My long, long getting to the point is...Dh doesn't seem to understand that when we chose to have children, that YES OUR LIVES ARE GOING TO REVOLVE AROUND THAT CHILD TO A CERTAIN EXTENT.  But she can miss things, nobody will die, IF WE PLAN IN ADVANCE.  Frankly I hate leaving my house for any reason except Chibi needs to get to places.  (I have a chronic auto-immune disease and frankly it's exahusting along with dealing with depression, anxiety and the side effects from the treatment I WAS on, which was WORKING until we no longer had insurance.)  I take Chibi to everything, with the exception of JOAD which I make Dh take her to occasionally (which is where he got the ticket last week *sigh*).  And he got her into that.

With the exception of Tuesday, which is a LONG day, (Co-op from 10 AM to 4:30 PM, then Swim Club from 6-7:30 PM) there's PLENTY OF TIME to do things.  Oh, but not every other Saturday bc Dh RPG's with his friends.

So there's my long-assed vent about Dh's selfish bullshit.  He's resentful about Chibi's schedule, dating back so far when we've not had money OR transportation to do any of the things EITHER of us want to do.  Chibi is older now, her friends play an important role in her life and her activities, her routine is important to her.  I know he's upset about losing his job.  I get it. But I swear I almost decked him in the car for that explosion WITH CHIBI IN THE CAR.  INAPPROPRIATE, DUMBASS.  A fucking petulant child, I swear.


So...VENT OVER.  I'm not going to make Chibi give up her THREE WHOLE ACTIVITIES because he's a whiny baby. 

If you got this far, thanks.   Seriously.  I really needed to get this out bc he's also a passive-aggressive douchebag when it comes to disagreements and just walks off while I'm still trying to process his bullshit. I NEED to beat the dead horse in order to resolve shit like this.  It's just how I am, how I've always been, and arguments are not over just because he wants them to be over.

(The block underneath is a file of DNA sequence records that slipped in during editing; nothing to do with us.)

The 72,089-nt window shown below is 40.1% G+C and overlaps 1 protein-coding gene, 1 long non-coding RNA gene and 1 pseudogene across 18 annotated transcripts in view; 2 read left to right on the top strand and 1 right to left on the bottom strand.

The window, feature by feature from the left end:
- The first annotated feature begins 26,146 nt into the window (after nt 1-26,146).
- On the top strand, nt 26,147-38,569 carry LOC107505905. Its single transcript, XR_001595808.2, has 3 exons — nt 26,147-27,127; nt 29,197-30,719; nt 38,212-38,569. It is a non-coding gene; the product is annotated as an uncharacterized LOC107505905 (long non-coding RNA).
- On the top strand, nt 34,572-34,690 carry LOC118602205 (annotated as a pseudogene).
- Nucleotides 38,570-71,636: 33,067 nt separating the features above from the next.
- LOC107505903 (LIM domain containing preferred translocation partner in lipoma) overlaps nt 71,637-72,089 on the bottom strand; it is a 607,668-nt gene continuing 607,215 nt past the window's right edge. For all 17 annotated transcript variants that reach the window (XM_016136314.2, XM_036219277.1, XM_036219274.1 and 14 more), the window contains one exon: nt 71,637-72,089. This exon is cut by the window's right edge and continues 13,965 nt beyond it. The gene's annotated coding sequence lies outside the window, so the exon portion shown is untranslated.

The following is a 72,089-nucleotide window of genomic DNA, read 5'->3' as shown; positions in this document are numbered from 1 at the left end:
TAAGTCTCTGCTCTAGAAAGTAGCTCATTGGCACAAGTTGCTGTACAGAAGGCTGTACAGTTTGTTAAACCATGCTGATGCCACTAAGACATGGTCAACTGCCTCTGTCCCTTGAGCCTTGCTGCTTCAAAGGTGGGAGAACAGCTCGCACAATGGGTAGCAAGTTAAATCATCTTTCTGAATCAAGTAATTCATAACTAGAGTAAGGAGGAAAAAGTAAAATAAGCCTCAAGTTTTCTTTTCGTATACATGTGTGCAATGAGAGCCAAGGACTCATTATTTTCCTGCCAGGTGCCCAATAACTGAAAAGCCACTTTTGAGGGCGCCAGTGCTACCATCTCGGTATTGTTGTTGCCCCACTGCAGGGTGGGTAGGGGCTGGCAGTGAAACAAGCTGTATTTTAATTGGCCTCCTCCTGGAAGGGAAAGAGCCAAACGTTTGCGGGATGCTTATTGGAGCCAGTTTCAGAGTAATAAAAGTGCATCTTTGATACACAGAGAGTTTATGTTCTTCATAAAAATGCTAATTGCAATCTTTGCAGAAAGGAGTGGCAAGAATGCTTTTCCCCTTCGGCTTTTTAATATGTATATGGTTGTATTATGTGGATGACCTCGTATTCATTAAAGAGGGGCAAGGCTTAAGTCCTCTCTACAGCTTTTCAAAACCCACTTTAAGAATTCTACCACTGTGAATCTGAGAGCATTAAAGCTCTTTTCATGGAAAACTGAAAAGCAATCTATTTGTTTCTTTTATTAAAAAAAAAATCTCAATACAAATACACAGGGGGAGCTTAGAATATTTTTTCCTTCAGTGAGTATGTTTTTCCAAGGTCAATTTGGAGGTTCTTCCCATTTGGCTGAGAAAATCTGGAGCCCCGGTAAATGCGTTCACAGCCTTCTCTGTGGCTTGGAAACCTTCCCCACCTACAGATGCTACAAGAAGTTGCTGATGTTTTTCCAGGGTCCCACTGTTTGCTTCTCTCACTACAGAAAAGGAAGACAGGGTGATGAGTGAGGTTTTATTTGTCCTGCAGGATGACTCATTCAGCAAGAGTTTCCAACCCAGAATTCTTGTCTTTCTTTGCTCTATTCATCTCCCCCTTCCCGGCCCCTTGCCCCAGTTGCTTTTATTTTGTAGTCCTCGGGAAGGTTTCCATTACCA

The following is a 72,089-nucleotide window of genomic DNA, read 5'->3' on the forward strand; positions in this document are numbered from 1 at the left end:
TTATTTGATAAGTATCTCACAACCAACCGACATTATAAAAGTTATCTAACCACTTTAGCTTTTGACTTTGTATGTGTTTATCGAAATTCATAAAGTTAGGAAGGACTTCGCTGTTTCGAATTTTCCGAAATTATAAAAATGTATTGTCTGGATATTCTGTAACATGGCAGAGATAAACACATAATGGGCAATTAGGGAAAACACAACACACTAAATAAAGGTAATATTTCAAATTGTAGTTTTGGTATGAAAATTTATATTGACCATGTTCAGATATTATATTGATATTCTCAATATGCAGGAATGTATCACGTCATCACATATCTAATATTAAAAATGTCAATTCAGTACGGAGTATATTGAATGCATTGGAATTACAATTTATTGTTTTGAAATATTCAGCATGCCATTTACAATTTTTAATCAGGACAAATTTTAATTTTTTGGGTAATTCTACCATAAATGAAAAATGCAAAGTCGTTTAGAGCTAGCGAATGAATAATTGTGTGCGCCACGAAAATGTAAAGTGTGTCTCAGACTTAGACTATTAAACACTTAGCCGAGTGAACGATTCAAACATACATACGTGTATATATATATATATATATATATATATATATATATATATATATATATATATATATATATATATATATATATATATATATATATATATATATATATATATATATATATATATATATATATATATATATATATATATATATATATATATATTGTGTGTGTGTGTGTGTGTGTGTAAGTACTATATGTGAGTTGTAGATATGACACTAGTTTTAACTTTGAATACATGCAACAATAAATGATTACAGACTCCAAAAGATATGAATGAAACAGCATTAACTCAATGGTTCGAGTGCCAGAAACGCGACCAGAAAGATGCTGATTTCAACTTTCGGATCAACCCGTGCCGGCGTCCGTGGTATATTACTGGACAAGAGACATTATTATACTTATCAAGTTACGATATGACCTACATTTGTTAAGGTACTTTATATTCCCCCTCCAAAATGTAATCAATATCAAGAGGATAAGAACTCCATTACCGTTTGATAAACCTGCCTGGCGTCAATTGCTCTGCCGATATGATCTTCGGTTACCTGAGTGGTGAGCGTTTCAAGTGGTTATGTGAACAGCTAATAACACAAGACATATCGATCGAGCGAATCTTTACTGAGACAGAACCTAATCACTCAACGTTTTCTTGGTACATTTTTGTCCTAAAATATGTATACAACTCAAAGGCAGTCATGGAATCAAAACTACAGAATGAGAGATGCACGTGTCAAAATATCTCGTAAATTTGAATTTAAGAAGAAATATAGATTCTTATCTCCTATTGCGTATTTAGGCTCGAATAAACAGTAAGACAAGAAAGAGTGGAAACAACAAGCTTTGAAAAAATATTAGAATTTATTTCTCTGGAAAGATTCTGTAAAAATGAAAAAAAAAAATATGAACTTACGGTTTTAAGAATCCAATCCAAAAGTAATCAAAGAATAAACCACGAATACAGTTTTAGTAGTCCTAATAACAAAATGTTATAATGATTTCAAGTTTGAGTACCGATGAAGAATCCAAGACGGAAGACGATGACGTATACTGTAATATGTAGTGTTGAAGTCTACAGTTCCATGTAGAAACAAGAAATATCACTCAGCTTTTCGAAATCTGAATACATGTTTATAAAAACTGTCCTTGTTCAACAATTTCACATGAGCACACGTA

SHUTTING UP NOW.

by on Nov. 14, 2013 at 11:26 AM
Replies (31-36):
KrissyKC
by Silver Member on Nov. 15, 2013 at 10:36 PM

I'm going to comment on the flip side, and let me say this isn't intended to be judgey and you can take what I'm noticing with whatever grains of salt that you'd like.   Also, want to lay the foundation that I struggle with being the one more in charge in our home and my husband often will do that, too.   Where he shoves it down and then it all comes out at once..

Now, for my comment.

First, it was his choice as a grown man to deal with his mother's death how he dealt with it.   It really wasn't your place to "parent' him into a better reaction.   That sets up a poor dynamic for your relationship when you correct him how he should react.   If he dropped the ball and didn't support his sister, that's between him and his sister unless he ask you for advice.  If she kept calling you, it was your decision if you kept answering her calls, or let it go to voice mail or suggesting she call HIS phone instead.